Winter in the garden is tricky but it allows you to turn your attention to indoor plants and tropical plants that require your care and attention in the greenhouse. Plants left outside need to be hardy and hard-working so you get the most out of them, while everything else in the garden is waiting for spring to return. This selection of plants include a fiery hammamelis that not only offers colour but structural interest too. Also in the list is Mahonia and Miscanthus, both celebrated for their interesting foliage and two orchids suited to those gardeners who like a challenge. Here’s our top pick for winter bulbs, foliage and shrubs for the winter garden.
Hippeastrum ‘Grand Diva’
For flower power, there are few plants that come close to indoor amaryllis. ‘Grand Diva’ is a wonderful selection that produces huge, vivid-red, funnel-shaped flowers, with four to five blooms per stem. Plant the bulbs in a heavy clay pot and firm enough soil around the bulb to ensure it does not become dislodged under the weighty inflorescence. Heat is important to initiate growth. Keep the compost moist, but not too wet, until the roots have formed and the flower stem emerges. Water and feed as the foliage is produced and stop in August to let the bulb ripen.
Height 50cm. Origin Garden origin. Conditions Any soil. Hardiness RHS H1B. Season Late winter into early spring.
Paperwhite narcissi are among the easiest bulbs to force for indoor Christmas displays. The key is to ensure that they have at least a few weeks in a cold frame to establish a good root system before trying to force them. The tazetta-blooms are glistening white, held in loose clusters and produce a very powerful scent. The scent can become cloying, and they are best used in a large room or porch. Stake with a split cane and tie in the stems and leaves with raffia – one at a lower tier to take in the foliage, and then again just below the flowers.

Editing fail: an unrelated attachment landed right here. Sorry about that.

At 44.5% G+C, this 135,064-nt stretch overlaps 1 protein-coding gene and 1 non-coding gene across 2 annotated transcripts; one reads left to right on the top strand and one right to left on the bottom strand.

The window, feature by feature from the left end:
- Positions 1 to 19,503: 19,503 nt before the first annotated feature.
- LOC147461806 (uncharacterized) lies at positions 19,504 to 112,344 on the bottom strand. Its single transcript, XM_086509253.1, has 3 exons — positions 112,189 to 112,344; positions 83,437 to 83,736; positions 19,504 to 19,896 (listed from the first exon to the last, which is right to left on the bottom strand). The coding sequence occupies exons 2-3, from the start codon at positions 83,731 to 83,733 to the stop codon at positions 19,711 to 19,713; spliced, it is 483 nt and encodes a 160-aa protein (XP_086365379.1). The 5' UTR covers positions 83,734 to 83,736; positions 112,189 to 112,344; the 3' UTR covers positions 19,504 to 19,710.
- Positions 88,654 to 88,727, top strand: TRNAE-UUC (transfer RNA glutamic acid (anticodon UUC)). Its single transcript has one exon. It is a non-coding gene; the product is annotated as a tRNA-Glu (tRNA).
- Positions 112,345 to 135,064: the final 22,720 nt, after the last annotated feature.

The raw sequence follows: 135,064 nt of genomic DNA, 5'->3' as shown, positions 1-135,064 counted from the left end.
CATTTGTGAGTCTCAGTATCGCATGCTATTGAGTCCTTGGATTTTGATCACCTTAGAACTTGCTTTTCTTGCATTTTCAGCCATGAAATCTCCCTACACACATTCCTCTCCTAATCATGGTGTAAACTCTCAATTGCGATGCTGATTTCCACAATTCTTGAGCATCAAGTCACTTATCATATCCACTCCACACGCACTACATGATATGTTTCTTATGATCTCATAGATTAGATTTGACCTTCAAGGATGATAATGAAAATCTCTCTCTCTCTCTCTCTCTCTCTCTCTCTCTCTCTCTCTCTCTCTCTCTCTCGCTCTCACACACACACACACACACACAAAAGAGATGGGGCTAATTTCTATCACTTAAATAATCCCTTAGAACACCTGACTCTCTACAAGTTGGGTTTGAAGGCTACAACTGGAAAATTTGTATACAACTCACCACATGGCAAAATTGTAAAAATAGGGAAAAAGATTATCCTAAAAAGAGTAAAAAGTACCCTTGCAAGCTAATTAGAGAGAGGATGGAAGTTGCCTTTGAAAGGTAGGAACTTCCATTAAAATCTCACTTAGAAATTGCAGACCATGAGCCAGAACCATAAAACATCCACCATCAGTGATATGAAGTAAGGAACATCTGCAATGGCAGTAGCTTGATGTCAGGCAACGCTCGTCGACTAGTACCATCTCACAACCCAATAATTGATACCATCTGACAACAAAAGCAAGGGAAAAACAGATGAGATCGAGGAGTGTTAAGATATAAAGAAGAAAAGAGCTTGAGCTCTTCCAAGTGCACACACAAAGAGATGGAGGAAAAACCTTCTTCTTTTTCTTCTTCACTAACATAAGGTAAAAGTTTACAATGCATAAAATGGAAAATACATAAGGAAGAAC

Height 40cm. Origin Mediterranean. Conditions Any soil. Hardiness RHS H4, USDA 4a-8b. Season Late winter into early spring.
The Cymbidium hybrids are some of least demanding orchids. The large flowers, held on arching spikes, normally have a decorative lip and last over two months. In spring, place outside in a sheltered position in light shade. Water in the morning with a general purpose, 20-20-20 feed. Flowers form from early October and will continue through the winter months. Before the cold sets in, put the plants back into the greenhouse or windowsill with daytime temperatures close to 20°C and 10°C at night. Protect from molluscs if necessary.